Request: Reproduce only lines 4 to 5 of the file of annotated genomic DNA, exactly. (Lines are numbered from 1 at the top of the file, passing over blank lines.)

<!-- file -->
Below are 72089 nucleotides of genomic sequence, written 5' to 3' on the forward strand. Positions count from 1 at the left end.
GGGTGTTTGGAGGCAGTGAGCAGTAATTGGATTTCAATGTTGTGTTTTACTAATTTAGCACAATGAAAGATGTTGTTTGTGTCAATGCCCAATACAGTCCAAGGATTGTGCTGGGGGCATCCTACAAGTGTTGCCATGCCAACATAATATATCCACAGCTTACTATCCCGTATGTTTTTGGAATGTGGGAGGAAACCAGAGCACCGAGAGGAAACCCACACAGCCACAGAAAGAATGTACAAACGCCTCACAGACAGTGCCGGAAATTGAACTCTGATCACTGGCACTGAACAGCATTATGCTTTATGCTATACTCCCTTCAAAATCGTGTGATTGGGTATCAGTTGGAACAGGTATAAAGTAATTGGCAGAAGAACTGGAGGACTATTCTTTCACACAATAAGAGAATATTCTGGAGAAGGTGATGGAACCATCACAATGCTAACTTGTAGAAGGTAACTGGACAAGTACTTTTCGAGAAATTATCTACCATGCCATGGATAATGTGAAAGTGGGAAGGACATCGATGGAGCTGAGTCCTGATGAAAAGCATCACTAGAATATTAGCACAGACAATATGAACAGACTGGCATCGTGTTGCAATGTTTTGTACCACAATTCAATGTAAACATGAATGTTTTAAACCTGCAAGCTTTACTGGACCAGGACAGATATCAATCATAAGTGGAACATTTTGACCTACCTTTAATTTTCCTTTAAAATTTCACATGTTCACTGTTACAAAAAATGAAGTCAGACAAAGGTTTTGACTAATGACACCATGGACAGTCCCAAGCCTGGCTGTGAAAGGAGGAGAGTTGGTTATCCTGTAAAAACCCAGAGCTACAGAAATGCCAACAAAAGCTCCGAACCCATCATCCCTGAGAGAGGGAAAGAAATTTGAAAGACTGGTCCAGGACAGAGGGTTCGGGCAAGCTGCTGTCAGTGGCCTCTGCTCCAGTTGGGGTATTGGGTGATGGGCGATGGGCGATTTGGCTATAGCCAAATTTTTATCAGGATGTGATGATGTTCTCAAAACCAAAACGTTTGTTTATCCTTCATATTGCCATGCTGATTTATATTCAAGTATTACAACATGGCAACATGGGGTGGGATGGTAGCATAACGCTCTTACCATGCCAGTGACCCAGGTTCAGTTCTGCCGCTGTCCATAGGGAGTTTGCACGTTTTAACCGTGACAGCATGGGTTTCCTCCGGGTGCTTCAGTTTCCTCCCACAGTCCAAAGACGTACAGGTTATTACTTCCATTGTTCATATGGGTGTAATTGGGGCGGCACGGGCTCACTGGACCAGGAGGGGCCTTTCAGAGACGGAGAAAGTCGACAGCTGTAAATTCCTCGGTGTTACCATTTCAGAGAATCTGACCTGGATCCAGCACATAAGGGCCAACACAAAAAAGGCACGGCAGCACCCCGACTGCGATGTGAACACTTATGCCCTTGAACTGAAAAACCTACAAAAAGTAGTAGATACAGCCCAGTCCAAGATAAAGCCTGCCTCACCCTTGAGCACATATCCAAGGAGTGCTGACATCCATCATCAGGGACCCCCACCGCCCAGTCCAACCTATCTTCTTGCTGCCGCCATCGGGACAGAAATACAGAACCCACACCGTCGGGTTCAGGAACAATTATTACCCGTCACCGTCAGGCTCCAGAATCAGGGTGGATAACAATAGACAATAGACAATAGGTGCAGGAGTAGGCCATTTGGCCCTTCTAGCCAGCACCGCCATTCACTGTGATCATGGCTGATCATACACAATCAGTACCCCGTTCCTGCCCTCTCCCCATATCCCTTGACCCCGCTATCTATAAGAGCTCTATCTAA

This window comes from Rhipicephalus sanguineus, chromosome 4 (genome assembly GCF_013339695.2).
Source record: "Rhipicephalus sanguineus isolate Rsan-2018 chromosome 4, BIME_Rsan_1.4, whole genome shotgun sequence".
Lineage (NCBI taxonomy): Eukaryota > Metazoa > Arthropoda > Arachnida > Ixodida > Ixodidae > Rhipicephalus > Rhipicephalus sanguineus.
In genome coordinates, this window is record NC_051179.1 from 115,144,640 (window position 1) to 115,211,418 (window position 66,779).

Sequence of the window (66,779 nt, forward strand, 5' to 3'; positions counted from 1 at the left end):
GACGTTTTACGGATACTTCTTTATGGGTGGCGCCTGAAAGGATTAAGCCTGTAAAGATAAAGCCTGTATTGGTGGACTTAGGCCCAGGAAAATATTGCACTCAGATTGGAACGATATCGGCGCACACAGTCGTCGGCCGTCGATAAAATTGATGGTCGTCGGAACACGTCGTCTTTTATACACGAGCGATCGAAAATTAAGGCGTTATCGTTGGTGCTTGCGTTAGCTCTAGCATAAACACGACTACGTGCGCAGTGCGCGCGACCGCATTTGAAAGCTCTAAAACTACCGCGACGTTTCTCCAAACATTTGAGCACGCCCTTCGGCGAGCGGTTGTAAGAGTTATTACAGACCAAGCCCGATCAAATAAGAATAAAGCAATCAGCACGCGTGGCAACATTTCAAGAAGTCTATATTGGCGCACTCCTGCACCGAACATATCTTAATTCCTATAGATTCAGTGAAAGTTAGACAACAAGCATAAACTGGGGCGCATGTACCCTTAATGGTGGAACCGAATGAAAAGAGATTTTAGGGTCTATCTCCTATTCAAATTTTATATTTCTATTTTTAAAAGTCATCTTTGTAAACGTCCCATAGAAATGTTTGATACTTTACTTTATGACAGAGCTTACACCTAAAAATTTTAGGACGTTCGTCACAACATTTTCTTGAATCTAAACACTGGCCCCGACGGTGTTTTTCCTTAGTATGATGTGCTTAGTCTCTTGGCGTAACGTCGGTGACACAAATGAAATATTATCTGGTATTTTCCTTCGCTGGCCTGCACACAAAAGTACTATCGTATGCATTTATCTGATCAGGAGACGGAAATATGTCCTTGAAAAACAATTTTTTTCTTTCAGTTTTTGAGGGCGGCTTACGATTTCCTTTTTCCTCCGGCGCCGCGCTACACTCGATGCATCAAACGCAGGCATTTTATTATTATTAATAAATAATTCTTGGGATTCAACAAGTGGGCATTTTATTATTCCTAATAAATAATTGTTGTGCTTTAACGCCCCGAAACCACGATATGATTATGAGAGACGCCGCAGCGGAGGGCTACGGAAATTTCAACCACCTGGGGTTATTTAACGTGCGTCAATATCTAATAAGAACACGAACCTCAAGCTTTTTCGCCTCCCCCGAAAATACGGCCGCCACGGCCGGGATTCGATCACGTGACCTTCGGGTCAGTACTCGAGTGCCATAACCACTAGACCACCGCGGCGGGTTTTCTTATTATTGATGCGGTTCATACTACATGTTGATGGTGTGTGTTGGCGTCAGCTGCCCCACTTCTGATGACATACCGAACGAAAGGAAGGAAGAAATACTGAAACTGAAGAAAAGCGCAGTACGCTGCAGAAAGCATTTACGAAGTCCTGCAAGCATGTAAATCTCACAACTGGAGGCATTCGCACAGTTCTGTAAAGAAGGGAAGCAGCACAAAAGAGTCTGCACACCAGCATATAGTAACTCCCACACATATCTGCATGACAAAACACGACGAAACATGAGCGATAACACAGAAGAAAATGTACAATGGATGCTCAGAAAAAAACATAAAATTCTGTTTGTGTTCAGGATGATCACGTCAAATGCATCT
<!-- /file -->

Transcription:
Source record: "Rhipicephalus sanguineus isolate Rsan-2018 chromosome 4, BIME_Rsan_1.4, whole genome shotgun sequence".
Lineage (NCBI taxonomy): Eukaryota > Metazoa > Arthropoda > Arachnida > Ixodida > Ixodidae > Rhipicephalus > Rhipicephalus sanguineus.